Growth Trends for Related Jobs
There’s no guarantee you will receive a job offer after you do an interview. However, if the hiring manager asks you for your references, you might have a leg up on the competition and a job offer could be next. In this case, try to get through any other scheduled interviews quickly so you can make a prompt decision if you receive an offer. The proposal may come by phone, email or postal mail.
Employers that make verbal offers usually follow up with a written proposal. If you receive a verbal offer and the employer does not mention a written offer, request one. A job offer should include your full compensation package, so it’s very important that you receive it in writing. Along with the salary and job description, the offer might state signing and periodic bonuses and company benefits. Some employers bypass the phone call and send the offer directly by postal mail or email.
A written job offer might say that after you accept the offer, you will receive additional information in the mail or by email. This extra data might include new hire orientation procedures and forms for you to complete and submit.
Employers usually give candidates at least 24 to 48 hours to accept or reject the offer. If the employer does not give you a time frame, ask for at least 24 hours or no more than week to consider it. An employer that wants you to make a prudent decision is likely to give you time. However, delaying your response or asking for too much time might indicate that you’re waiting for a better offer to come along or you’re not interested in the job. The offer letter might not state the response time frame, in which case the employer might give it to you verbally. Do your best to make your decision within the allotted period.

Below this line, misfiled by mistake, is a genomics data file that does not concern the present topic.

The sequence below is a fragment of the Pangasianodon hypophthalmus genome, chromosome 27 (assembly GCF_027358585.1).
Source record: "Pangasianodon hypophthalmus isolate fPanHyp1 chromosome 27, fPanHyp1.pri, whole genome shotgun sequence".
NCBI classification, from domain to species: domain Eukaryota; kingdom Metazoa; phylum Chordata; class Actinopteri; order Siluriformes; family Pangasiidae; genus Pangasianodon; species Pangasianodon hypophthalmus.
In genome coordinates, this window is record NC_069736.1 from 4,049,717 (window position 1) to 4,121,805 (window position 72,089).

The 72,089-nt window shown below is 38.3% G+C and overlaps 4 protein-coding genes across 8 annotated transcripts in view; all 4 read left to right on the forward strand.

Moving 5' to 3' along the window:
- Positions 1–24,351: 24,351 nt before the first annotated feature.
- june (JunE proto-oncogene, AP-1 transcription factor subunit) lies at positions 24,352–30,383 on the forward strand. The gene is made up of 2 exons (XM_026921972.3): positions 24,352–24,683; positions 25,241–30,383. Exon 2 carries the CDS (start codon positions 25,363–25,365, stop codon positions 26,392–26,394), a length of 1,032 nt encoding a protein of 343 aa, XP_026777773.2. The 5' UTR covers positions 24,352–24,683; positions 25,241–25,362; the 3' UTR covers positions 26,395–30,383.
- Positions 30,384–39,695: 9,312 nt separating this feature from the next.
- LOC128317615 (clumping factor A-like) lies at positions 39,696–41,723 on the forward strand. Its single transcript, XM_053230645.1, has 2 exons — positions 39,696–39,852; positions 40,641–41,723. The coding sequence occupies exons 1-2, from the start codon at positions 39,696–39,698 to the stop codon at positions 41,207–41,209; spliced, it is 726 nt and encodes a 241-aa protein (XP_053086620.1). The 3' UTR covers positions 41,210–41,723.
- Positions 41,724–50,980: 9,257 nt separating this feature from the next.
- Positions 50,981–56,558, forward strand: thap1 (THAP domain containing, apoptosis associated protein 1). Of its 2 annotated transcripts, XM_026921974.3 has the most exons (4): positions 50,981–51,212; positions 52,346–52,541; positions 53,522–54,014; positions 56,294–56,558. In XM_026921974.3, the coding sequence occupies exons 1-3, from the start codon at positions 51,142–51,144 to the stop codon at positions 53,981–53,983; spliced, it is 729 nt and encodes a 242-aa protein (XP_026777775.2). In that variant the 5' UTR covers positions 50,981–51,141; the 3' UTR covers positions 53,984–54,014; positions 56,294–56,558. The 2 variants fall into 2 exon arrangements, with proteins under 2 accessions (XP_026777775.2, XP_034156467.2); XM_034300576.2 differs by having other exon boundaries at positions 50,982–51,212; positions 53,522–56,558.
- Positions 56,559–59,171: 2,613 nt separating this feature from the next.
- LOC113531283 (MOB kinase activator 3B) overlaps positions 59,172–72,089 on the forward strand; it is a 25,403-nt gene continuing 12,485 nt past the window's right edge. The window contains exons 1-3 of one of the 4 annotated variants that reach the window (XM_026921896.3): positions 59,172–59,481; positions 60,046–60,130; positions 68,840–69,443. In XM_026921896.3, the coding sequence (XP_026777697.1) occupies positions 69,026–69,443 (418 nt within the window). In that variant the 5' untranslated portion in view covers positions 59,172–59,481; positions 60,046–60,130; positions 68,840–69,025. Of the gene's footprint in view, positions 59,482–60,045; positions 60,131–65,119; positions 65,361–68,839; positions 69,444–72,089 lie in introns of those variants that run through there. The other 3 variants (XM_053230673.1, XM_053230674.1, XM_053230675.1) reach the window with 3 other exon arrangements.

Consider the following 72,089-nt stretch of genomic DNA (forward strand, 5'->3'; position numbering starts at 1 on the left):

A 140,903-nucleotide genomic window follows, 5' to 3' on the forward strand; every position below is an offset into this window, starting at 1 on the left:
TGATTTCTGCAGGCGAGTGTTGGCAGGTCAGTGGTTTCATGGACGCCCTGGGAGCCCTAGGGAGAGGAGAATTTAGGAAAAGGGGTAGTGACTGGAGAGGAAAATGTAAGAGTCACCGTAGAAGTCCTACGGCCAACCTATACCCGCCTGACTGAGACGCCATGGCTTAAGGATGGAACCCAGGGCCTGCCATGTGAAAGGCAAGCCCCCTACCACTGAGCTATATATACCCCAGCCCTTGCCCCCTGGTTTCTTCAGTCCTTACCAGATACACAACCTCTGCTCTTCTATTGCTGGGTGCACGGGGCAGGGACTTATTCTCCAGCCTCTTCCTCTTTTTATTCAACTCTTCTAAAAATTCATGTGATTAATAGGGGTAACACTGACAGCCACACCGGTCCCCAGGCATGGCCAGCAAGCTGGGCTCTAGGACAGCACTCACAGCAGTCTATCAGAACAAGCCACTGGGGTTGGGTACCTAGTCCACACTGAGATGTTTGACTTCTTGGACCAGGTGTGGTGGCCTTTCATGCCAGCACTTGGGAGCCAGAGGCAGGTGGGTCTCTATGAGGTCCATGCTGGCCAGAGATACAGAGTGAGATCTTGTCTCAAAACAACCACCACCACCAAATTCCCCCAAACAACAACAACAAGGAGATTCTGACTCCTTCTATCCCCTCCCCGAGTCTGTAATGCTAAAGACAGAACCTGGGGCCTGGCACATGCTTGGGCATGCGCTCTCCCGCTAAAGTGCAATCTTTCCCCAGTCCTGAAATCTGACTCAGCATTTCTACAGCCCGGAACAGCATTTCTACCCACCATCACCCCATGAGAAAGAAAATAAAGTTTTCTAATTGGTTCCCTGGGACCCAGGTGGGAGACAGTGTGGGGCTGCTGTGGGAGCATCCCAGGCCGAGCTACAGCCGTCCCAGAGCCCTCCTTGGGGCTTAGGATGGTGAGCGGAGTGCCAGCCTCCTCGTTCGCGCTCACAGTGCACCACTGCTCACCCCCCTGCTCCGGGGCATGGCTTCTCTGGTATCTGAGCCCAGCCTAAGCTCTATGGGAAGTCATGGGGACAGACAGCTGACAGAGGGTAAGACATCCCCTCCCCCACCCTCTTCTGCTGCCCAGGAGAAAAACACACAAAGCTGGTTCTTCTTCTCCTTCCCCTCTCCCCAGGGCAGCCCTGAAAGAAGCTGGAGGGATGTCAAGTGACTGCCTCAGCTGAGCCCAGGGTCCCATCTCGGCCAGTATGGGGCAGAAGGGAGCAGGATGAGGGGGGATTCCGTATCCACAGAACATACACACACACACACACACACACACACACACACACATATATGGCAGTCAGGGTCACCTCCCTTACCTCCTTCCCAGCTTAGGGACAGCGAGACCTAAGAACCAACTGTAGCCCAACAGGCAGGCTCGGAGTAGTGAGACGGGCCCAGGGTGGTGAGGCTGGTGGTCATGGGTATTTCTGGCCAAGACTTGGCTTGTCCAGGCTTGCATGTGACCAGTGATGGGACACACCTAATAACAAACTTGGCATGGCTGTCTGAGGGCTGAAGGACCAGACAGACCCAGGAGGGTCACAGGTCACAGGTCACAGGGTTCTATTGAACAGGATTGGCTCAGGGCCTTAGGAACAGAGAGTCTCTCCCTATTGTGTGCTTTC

Weigh Your Decision Carefully
If you have other offers on the table, consider them carefully before accepting or rejecting. Choose the one that best suits your needs in terms of job duties, company mission and reputation, potential for advancement, location, work atmosphere and salary and benefits. If you want the job, but you don’t agree to all the terms in the offer, negotiate with the hiring manager. If she agrees to change the conditions, she should mail or email you another offer letter with the newly agreed-upon terms. If you accept, send the hiring manager an acceptance letter via the company’s preferred delivery method. If you reject, promptly mail or email a letter politely stating your refusal. Say why you’re rejecting the offer, such as you accepted another position, and thank the hiring manager for considering you.
Grace Ferguson has been writing professionally since 2009. With 10 years of experience in employee benefits and payroll administration, Ferguson has written extensively on topics relating to employment and finance. A research writer as well, she has been published in The Sage Encyclopedia and Mission Bell Media.